Vismodegib (Erivedge) is a molecular inhibitor of the Hedgehog signaling pathway. It was developed by Genentech and approved by the FDA in January 2012 for the treatment of metastatic and locally advanced basal cell carcinoma (BCC).
The hedgehog signaling cascade, which includes key receptor proteins such as Smoothened (SMO), have been implicated in cancers of the brain, lung, mammary gland, prostate and skin.1–5 The discovery of cyclopamine, an endogenous steroidal plant alkaloid that binds to SMO and inhibits downstream gene expression, initiated the quest for the identification of other agents that could inhibit the Hedgehog pathway.6 Vismodegib was one of the first such molecules to be developed and was originally used for the treatment of medulloblastoma.4 It acts by binding to SMO and preventing the activation of downstream target genes.7 When it was demonstrated in genetically engineered mice that the overactivation of the Hedgehog pathway was implicated in the development of other forms of cancer such as basal-cell carcinoma, investigators applied the Hedgehog inhibitors to halt these disease processes.8
Proposed Mechanism of Action:
Vismodegib inhibits the Hedgehog signaling pathway. The Hedgehog pathway plays a crucial role during embryogenic development but has limited activity in most adult tissues, with the exception of hair, skin and stem cells.7, 9 In more than 90% of BCC, the Hedgehog signaling pathway is abnormally upregulated.5, 10 Mutations in key receptor proteins such as Patched (PTCH) and Smoothened (SMO) result in abnormal transcription of target genes that regulate basal cell growth and proliferation. Vismodegib acts as an SMO antagonist to prevent GLI1 and GLI2 transcription factor activation, blocking the signaling cascade. 2
Vismodegib is FDA approved for the treatment of metastatic and locally advanced BCC that cannot be treated with surgery or radiation.
The dose for Vismodegib is 150mg orally once a day until disease progression or unacceptable toxicity is experienced.
A Phase I clinical trial by Von Hoff et al. (2009)1 studied the effect of vismodegib in three doses in 33 patients with metastatic or locally advanced basal-cell carcinoma: 150mg per day (17 patients), 270mg per day (15 patients) and 540mg per day (1 patient). Of the 33 patients, 18 had an objective response (2 complete, 16 partial), 11 had stable disease, and 4 had progressive disease. The median duration of response was 8.8 months. Molecular analysis of biopsy samples in 26 patients demonstrated over-expression of GLI1 mRNA expression in 25 patients. In a pharmacokinetic analysis, the median time to steady state was 14 days (range 7 to 22 days), and increasing the dose did not result in higher steady-state plasma levels. In 10 of 13 patients, there was a decrease in GLI1 expression by more than a factor of two in biopsy samples of treated patients compared with pretreatment biopsy-sample analysis. These findings confirmed the importance of the hedgehog pathway in basal-cell carcinoma and suggested the inhibitors of this pathway can be useful in treatment of these inoperable tumors.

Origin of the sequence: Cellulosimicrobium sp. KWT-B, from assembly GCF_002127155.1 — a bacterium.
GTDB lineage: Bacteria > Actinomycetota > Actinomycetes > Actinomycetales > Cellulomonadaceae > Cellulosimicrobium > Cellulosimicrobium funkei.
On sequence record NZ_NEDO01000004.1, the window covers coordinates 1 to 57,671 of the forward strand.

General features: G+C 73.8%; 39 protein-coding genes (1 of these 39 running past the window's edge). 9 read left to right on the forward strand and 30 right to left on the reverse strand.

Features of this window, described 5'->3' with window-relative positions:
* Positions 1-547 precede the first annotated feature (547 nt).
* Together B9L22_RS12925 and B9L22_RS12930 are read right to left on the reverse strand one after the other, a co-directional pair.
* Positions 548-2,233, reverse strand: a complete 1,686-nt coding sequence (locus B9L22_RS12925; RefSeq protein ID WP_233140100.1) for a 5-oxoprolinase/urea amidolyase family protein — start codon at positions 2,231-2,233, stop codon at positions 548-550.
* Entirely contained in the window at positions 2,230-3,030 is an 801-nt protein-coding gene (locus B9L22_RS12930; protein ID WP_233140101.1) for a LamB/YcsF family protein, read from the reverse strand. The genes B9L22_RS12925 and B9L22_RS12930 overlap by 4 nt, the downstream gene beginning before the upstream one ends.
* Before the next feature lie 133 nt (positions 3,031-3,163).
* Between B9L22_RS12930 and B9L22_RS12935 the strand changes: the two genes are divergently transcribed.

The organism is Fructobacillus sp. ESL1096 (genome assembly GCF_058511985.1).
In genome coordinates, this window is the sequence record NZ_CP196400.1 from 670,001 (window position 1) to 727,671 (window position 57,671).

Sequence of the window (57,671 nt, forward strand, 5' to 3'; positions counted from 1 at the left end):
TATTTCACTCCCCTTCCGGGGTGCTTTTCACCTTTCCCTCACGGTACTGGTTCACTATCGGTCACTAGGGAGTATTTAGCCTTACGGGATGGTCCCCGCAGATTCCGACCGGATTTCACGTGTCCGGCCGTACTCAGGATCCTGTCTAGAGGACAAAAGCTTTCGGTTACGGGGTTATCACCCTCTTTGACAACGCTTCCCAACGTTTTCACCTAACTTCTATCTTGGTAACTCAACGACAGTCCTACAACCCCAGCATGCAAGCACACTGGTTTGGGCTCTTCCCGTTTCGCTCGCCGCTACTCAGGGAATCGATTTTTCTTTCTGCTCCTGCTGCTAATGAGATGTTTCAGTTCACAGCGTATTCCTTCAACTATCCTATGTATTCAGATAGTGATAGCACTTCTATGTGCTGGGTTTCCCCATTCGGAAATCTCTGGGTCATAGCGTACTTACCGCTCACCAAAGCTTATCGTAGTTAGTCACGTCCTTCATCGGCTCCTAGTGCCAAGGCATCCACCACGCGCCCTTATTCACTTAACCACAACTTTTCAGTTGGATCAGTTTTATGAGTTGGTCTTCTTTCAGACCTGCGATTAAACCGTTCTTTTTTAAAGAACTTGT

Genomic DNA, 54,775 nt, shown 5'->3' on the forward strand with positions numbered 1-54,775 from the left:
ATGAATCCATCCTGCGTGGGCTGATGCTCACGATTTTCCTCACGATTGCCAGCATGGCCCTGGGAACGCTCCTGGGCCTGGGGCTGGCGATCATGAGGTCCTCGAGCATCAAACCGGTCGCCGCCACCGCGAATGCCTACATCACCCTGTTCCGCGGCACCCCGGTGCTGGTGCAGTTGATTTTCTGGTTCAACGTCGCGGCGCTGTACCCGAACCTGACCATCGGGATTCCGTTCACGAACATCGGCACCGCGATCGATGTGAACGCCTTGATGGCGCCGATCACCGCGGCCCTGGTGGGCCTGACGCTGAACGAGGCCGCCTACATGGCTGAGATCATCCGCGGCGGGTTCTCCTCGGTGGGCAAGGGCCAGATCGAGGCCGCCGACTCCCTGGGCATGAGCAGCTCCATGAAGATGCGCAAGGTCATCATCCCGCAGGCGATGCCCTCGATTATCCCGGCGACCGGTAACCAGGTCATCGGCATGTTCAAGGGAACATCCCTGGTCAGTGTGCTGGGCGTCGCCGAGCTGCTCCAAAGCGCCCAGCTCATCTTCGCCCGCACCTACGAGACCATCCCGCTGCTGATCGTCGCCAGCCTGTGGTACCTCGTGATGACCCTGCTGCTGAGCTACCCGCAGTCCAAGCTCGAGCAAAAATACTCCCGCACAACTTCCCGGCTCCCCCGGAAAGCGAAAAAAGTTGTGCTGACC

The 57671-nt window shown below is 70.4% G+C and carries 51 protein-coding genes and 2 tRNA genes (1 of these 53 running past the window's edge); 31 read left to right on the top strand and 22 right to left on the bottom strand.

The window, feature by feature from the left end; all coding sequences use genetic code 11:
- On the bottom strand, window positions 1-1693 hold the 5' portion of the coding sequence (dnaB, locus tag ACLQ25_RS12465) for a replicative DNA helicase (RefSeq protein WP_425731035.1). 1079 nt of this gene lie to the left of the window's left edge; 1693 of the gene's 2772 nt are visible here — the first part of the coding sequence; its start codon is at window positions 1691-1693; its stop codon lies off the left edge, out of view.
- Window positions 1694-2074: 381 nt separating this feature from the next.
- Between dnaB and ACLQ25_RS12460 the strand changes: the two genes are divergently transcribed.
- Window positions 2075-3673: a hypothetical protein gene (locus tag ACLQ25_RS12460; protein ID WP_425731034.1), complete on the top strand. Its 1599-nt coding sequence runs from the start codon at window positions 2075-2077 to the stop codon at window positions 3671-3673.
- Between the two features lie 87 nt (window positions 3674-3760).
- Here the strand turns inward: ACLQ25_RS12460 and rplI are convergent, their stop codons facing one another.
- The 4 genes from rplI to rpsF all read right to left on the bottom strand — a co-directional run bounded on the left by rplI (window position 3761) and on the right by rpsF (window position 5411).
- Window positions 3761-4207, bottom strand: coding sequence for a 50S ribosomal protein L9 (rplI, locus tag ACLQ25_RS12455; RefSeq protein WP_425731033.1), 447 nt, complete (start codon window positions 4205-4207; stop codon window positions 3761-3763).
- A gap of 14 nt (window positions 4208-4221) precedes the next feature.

A Phase II multicenter, international, two-cohort, nonrandomized study by Sekulic et al. (2012) studied the effect of vismodegib on patients with metastatic and locally advanced BCC.7 Participants were deemed inappropriate surgical candidates based on multiple recurrences or substantial anticipated morbidity. All patients received once daily 150mg of oral vismodegib. In 33 patients with metastatic BCC, the response rate was 30% (95% confidence interval (CI), 16 to 48; P=0.001). In 63 patients with locally advanced BCC, the response rate was 43% (95% CI, 35 to 56; P<0.001) with complete responses in 13 patients (21%). The median duration for response was 7.6 months (range 1.0-12.9 months; 95% CI, 5.7-9.7).